The Storehouses are where the tons of material and provisions needed to keep the military operating in the Southwest were stored. Large freight wagons coming in from the east over the Santa Fe Trail pulled in between the buildings to load and unload. It was from here that supplies were sorted, packed and shipped to the other posts in the region. While the rest of Fort Union wasn't a walled-in complex, the Storehouses were, with barred windows, large wooden gates (that were always locked at night) and sentries posted to guard against thieves.
Transportation corrals were built to service the thousands of draft animals required to support the operations of the fort and for other duties. Originally built of wood, half the corrals burned in a fire in 1874. The army tore down the rest of the complex and rebuilt everything in fire-proof adobe.
The Post Hospital contained six wards with 36 beds (but had a maximum capacity of 60 beds or more). There was a well-trained surgeon and an assistant surgeon, with a staff of eight, making this one of the best hospitals in the West. Soldiers and their families received free medical care while civilians paid about $0.50 per day for their board.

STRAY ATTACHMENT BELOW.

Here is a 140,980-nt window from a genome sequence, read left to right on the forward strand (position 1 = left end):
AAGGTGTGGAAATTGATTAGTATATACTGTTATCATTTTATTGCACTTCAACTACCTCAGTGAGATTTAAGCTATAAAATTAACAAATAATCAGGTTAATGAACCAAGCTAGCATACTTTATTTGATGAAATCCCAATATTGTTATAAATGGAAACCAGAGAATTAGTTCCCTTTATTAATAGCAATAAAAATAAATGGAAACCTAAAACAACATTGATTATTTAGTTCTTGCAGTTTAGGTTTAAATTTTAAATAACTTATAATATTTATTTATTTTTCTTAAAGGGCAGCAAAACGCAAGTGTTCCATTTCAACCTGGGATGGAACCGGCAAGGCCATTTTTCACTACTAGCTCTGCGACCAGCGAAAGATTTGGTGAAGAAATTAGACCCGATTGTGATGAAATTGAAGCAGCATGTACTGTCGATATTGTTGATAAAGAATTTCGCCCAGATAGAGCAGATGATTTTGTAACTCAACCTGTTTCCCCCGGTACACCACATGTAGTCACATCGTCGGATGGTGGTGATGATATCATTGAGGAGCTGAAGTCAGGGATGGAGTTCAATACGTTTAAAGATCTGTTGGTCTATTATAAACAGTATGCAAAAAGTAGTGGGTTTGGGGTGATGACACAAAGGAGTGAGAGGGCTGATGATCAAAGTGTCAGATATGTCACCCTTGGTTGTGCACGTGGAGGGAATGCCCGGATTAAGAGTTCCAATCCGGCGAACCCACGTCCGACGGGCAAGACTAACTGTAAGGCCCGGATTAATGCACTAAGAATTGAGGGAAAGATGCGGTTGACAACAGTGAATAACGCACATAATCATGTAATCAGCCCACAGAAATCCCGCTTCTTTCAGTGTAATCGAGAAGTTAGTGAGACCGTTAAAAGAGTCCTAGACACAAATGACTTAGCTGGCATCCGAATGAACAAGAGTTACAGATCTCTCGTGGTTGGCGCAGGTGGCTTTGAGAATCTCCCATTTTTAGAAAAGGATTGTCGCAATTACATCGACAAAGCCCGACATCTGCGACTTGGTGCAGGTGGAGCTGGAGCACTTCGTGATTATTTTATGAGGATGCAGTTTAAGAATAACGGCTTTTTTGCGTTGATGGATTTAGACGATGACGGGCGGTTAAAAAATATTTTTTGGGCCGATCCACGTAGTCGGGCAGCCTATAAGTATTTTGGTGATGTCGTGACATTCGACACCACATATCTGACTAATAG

Throughout the 1860's and 1870's, Fort Union's troops were engaged in operations against the Apaches, Cheyennes, Navajos, Kiowas, Arapahos, Utes, and Comanches, until the spring of 1875 when virtually all the Native American tribes had agreed to peace on the white man's terms. After that, the post was mostly engaged in tracking down outlaws, mediating disputes (the Colfax County War was one) and intervening in cases of mob violence (like the riots in Elizabethtown after Maxwell sold his Land Grant to British and Dutch investors).
Wagon ruts from the old days, the Fort Hospital in the background
The Fort Stockade
The Guardhouse was across the "street" from the Stockade. The Guardhouse, with much pomp and ceremony, posted sentries throughout the Fort, primarily to guard against fire and theft. The Stockade was originally enclosed in an adobe building but that has melted away and left only the stone cell block itself. The deserters, murderers and other criminals (both military and civilian) confined here were usually kept 2 or more per cell, sleeping on straw mats on the stone floor. This was not a cushy prison like the ones we house prisoners in today.
The Supply Depot did great business until the Atchison, Topeka & Santa Fe Railroad finally reached Las Vegas, New Mexico in 1879 and supplanted the Santa Fe Trail as the main route of commerce. Business went on but slowly dwindled away until Fort Union was finally abandoned in 1891.